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Astron. Astrophys. 351, 347-358 (1999)

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3. Diffusion process due to internal waves

A first approach of the diffusion problem is due to Press (1981). As mentioned by Bretherton (1969), adiabatic oscillations do not produce any diffusion process, as any piece of the fluid, in its vertical motion, comes always back to the same place. The diffusion process induced by random gravity waves results from radiative damping of waves.

As already mentioned, we deal with the problem of the generation of internal waves produced by the turbulent motion present inside the plumes, at the boundary of the convective zone. A description of the plumes, based on the picture given by Rieutord & Zahn (1995), is given by Schatzman (1996).

We shall describe the motion at the boundary by the sum of the motions of [FORMULA] plumes,

[EQUATION]

each of the velocities [FORMULA] having the same auto-correlation properties,

[EQUATION]

We shall consider later (appendix) the problem of the auto-correlation function.

The velocity field at point ([FORMULA]) is the superimposition of all the contributions starting from [FORMULA] and arriving at points [FORMULA]

[EQUATION]

The vertical diffusion coefficient produced by this velocity field is given in Schatzman (1996) using the results from Knobloch (1977):

[EQUATION]

where v is the Lagrangian velocity, and the relationship with our Eulerian velocity u is:

[EQUATION]

Then, the diffusion coefficient is given by Eq. (4.13) in Schatzman (1996)

[EQUATION]

Later on, we shall use [FORMULA].

The field of velocity is described by the superimposition of "monochromatic" internal waves which propagate in the radiative interior of the star (Eqs. 18 and 24). The source function of these waves will be described using the the Fourier transform of the motion taking place at the boundary of the radiative zone ([FORMULA]). This allows us to introduce the spectrum of the turbulence generating the internal waves. In order to relate the amplitude of the movement at each side of the boundary convection/stratification, we chose the solution given by Press (1981), assuming a discontinuous behaviour of the Brunt-Väisälä frequency at the transition layer. It is well justified (Montalbán 1994) for stellar models using the treatment of the overshooting by Zahn (1991). Therefore, the vertical amplitude of a monochromatic component of the field is given by [FORMULA]. [FORMULA], being the horizontal amplitude, [FORMULA] is taken equal to the turbulent mean square velocity in the convective zone generating the waves. It is equivalent to the treatment of the transition used by García López & Spruit (1991) in considering the continuity of pressure fluctuations on both sides of the boundary. The variation of amplitude of monochromatic waves as a function of depth z is introduced using Eqs. 18 and 24.

The inverse Fourier transform at depth z, including this time [FORMULA]-dependent terms, introduced by the z derivatives present in Eq. (37), provides the description of the motion at depth z:

[EQUATION]

[EQUATION]

where [FORMULA] is the Fourier transform of u.

Appendix gives the details of the way to obtain the expression of the diffusion coefficient. It is first expressed as a function of the variables in Fourier space. We follow the rule given by Knobloch(1977), which consists in replacing the ensemble avera ge of four terms by the product of two terms. We use the kinetic spectrum given by Lesieur and finally obtain the diffusion coefficient:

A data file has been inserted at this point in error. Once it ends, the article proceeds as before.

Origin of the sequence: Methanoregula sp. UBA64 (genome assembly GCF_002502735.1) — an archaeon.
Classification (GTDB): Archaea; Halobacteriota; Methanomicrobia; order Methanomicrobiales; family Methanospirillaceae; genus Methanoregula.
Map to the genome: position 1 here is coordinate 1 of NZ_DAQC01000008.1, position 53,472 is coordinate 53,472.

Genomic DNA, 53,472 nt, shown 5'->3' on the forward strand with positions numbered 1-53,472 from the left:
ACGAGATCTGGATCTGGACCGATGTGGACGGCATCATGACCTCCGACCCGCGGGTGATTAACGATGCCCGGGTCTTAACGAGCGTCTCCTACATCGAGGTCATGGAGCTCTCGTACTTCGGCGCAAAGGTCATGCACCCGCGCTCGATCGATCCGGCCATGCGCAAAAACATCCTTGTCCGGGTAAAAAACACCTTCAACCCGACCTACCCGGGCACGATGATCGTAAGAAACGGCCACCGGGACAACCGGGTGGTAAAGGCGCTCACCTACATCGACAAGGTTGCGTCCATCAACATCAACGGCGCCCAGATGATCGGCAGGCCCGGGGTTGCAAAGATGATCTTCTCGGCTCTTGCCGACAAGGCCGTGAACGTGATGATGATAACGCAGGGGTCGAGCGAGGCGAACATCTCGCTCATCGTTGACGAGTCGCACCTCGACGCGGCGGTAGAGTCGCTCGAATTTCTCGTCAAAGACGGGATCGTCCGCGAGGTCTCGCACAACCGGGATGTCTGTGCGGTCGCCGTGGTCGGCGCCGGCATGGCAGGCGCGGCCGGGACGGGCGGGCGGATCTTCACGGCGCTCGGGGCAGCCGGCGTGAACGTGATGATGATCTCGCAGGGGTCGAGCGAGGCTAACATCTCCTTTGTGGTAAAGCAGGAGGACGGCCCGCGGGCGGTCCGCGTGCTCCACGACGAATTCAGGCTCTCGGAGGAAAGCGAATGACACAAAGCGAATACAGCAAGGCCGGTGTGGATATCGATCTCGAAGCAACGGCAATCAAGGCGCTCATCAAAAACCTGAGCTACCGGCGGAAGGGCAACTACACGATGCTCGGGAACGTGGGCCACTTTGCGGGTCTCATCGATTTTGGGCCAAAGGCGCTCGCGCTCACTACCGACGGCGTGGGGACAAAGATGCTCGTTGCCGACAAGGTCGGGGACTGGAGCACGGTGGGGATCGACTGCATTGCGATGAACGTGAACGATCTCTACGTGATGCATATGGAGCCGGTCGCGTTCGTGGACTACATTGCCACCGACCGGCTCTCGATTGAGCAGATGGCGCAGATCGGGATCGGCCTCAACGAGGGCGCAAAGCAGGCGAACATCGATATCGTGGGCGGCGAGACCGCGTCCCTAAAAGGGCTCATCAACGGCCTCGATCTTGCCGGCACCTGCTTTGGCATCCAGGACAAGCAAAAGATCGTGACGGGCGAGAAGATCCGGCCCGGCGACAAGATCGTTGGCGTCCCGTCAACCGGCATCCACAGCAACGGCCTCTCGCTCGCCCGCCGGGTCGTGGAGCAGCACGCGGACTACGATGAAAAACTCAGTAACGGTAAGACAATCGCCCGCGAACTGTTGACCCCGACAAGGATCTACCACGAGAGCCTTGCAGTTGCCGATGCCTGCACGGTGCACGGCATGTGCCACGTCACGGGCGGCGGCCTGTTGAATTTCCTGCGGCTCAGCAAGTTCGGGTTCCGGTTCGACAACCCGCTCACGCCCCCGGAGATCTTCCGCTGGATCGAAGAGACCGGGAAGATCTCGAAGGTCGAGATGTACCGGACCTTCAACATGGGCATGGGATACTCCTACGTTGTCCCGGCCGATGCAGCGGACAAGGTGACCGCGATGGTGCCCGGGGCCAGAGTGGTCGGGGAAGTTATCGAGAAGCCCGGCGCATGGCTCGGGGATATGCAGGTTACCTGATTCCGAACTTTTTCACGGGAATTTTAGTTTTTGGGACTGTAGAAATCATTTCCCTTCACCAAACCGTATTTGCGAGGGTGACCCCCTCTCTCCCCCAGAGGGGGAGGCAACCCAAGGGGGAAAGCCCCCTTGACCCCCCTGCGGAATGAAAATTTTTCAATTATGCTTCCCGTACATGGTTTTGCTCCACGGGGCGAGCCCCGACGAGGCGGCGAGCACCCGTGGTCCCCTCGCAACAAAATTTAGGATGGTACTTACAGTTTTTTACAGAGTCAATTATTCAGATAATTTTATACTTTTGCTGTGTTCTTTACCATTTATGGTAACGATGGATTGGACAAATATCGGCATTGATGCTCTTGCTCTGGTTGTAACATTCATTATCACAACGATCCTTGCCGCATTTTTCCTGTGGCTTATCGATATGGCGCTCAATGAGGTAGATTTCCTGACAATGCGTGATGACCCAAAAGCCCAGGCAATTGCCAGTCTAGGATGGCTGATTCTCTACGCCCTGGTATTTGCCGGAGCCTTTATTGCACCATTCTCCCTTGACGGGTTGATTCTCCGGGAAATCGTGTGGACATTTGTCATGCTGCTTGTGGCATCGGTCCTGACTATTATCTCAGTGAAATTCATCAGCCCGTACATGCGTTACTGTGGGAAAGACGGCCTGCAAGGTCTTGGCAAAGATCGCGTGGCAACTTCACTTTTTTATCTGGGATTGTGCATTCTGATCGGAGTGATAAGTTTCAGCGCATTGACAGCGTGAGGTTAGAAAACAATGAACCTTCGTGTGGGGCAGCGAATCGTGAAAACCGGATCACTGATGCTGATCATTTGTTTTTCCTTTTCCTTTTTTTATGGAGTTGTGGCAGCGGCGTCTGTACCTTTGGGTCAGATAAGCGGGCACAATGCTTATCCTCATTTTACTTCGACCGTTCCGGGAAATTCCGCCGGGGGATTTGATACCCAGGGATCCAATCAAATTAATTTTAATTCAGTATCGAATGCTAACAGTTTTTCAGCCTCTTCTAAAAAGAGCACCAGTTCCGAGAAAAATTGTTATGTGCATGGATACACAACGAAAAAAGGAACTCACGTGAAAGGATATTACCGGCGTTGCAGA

[EQUATION]

In Fig. 3 we plot this diffusion coefficient and the curve obtained in Schatzman & Montalbán (1995) using Press approach. Both diffusion coefficients have been calculated considering the same model of plumes (Schatzman 1996) which generate the internal waves. The spatial scale of the turbulence inside the plumes, [FORMULA] is defined by the plume radius at the boundary of the convective zone (Eqs. 2.25, 3.11 of Schatzman 1996), and the velocity of turbulent flow in the plumes is given by the experimental relationship (List 1982) with the maximum velocity in the plume (Schatzman 1996 Eq. 2.26). [FORMULA] is defined as [FORMULA]. The values of these parameters are: [FORMULA], [FORMULA], and [FORMULA], or [FORMULA]. We note that the new expression for the diffusion coefficient takes almost the same value near the boundary but decreases more rapidly as the depth increases than the old one. Furthermore, more significant for our present question, its value below [FORMULA] is much smaller than in Schatzman & Montalbán (1995).

[FIGURE] Fig. 3. Diffusion coefficient due to internal waves generated by a turbulence distribution characterized by [FORMULA] and [FORMULA] (Schatzman & Montalbán 1995, Schatzman 1996). Solid line correspond to quasi-adiabatic approach, dashed line correspond to Press' (1981) approach.

The damping of internal waves has been decreased with respect to the old model and therefore, the waves go down more deeply. However, in the expression for the diffusion coefficient, appears also the radiative damping derivative as a factor [FORMULA] (Eq. A9), and this magnitude has also decreased below [FORMULA] as a consequence of new gradients appearing in the new expression of radiative damping. That behaviour implies that, when we take into account the effect of mean molecular weight gradient, the parameters of the maximum obtained by Schatzman & Montalbán (1995) will not correspond to the values required in Morel & Schatzman (1996) and Schatzman (1997). We would obtain a maximun located at lower radius and with l ower amplitude.

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© European Southern Observatory (ESO) 1999

Online publication: November 2, 1999
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